I am blatantly stealing this idea from The Perks of Being a Bookworm, but I’ve been negligent of my poor blog this week (in which nobody is surprised ever, I’m basically the less funny American version of Nat from communitychannel, who gets comments like, “Nat, you’re like an alcoholic father, as soon as we get used to you being around you leave us again”), and I want to regularly update y’all on the books I read this year. Also, one of my resolutions is to review books, which I haven’t properly done yet.
The Vicar of Wakefield
The Vicar of Wakefield is a book about a vicar (obviously) and his family, and their various misfortunes. The Vicar is very self-assured in his own righteousness and that of his family, and ironically this confidence in virtue that they don’t actually have leads them into many pitfalls—some hilarious and some cringeworthy. The Vicar is sometimes compared with Job from the Bible, a concept at which I laughed probably too much. The Vicar is in no way like Job, patiently enduring the evils in his life for love of God. I’m sure the Vicar thinks of himself as a kind of Job, but most of the evils in his life are his own fault. That being said, he is well-meaning; once he actually attains humility and, after falling so far, finally has a firm grasp on the virtues he’s always thought himself to have, his life picks up. It’s also admirable how he wants the best for his family and loves them unconditionally, even if he is too foolish to do what’s best for them at times.
In all honesty, I did not enjoy this book. I had to read it for school and it reminded me excessively of Emma in so many respects, but almost worse in that its plot was dull for a good 70% of the book and every character was unbearable and unlikeable and impossible to empathize with. I just wanted to be done. At the same time, I can see the merits of the book, and the discussion that followed it was interesting. I rated it two stars, allowing myself to dislike it.
The Beautiful and Damned
Fitzgerald’s second novel, The Beautiful and Damned, stars Anthony Patch and Gloria Gilbert, a couple who scorn nearly every other human being alive and yet are miserable themselves. Their romance is built completely upside-down and this book recounts the story of their explosive and disastrous marriage. Fitzgerald writes masterfully, somehow making two completely horrible and unlikeable people relatable and forcing you to care about them. I was stunned and how much I empathized with Gloria, even though I agreed with her on nothing and was often disgusted by her and how cruel she could be. Anthony doesn’t even have redeeming qualities of meaning well, but you somehow care an awful amount about him too (even though you also spend the whole book wanting to kill him). Unlike Gatsby, where the inevitable train wreck of a conclusion comes out of nowhere and takes you by surprise (even though you vaguely expected it), you can feel this train wreck building for the entirety of The Beautiful and Damned, but the unbelievably powerful conclusion still manages to completely slam you in the chest and knock you senseless.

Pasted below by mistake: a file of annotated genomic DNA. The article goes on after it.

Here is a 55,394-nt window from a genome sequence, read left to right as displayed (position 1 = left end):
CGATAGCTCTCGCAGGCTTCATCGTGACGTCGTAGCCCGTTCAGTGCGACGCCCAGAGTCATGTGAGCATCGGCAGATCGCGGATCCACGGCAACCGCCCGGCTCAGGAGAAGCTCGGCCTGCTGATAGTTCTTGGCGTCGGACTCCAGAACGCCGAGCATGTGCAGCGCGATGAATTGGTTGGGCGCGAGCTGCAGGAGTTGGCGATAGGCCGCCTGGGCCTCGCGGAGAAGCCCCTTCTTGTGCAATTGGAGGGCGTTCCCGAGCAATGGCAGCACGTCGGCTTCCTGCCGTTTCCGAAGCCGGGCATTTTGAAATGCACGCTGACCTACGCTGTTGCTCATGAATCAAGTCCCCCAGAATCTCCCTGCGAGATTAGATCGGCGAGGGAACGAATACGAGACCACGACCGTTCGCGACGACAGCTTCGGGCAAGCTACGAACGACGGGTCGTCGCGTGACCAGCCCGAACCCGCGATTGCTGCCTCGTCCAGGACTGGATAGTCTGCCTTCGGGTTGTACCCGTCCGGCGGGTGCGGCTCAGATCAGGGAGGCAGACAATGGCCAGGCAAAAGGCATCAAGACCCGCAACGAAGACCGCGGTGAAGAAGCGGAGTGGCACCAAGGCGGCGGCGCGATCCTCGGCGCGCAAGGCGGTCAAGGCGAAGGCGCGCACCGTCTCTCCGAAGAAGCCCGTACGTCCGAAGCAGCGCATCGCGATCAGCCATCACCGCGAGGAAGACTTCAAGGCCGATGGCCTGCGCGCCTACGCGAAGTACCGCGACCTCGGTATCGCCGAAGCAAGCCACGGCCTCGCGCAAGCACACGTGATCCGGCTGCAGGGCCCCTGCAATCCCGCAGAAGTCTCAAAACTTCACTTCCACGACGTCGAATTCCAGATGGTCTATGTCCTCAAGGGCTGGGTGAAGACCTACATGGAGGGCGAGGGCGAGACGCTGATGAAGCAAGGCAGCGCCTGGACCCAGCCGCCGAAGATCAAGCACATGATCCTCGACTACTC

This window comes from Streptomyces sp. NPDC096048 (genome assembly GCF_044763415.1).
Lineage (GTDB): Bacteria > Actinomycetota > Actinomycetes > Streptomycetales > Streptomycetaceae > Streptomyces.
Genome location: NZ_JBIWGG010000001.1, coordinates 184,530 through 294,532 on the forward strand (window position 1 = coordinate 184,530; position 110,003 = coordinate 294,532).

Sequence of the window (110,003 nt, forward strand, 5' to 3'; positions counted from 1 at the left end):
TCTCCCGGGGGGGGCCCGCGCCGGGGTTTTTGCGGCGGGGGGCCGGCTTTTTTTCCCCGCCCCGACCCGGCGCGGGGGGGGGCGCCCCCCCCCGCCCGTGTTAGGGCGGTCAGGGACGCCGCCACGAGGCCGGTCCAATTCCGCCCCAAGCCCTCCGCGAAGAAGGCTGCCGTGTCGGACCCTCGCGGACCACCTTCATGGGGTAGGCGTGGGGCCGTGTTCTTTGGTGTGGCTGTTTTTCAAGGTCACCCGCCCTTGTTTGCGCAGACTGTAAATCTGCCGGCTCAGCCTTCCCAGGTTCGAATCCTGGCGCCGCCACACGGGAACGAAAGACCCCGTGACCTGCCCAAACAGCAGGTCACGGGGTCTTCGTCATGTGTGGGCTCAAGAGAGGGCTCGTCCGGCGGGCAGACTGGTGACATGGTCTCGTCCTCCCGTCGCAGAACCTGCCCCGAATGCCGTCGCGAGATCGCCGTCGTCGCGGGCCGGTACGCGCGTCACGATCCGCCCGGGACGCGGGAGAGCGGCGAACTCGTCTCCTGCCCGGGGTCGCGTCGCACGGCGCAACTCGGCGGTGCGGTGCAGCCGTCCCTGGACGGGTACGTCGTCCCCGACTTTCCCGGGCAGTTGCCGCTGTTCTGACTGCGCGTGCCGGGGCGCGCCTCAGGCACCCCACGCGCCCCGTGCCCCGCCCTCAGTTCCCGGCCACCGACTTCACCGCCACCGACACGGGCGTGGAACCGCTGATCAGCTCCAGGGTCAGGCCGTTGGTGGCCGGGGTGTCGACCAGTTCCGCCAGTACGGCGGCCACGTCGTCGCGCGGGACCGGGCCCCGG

Man. Fitzgerald. Flawless.
I loved this book, unsurprisingly. I love Fitzgerald, I would love him for his writing alone, as I’ve said before, but this story was so moving and such an absolute tragedy that I was blown away. Four stars.
Heaven to Betsy & Betsy in Spite of Herself
This definitely isn’t my usual speed of book—in fact, I was basically in the process of picking up The Brothers Karamazov when my friend Sophie ordered me to drop everything and read this series. Of course, I’ve only read the first two so far, but I am planning on finishing it this year. This book is actually two books in one, following Betsy Ray’s freshman and sophomore year in high school and her ensuing adventures. In Heaven to Betsy, Betsy starts high school and deals with the average teenage dramas (making and breaking friendships, balancing school and fun, and boys) without being trite or preachy or overdone. Betsy in Spite of Herself is a classic example of being true to oneself. It seems self-evident, but so many young girls still struggle with pressures to conform and are invariably unhappy with their inability to be comfortable in their own skin.
Although this book is set in the early 1900s, Betsy’s problems, dreams, and experiences are all incredibly relatable. She doesn’t feel stuffy and old-fashioned; she feels like your literary best friend, going through the same things you are and offering you companionship along the way. Sophie told me these books are an essential part of growing up, and I think they are—it makes me wish I had read them at the age of Betsy and Tacy, because reading them now just means I relate to Betsy’s older sister more than anyone else. (“I’m off to see the great world!”) I loved these books, I definitely recommend them to any girl in high school, even if you’re a senior, they’re honestly good for the soul.
I’m currently reading a couple books right now (check my Goodreads widget in the sidebar), and I hope to have them all finished by the end of February. I have two flights in the next week, so that should give me plenty of reading time.
Thanks for reading, and best wishes!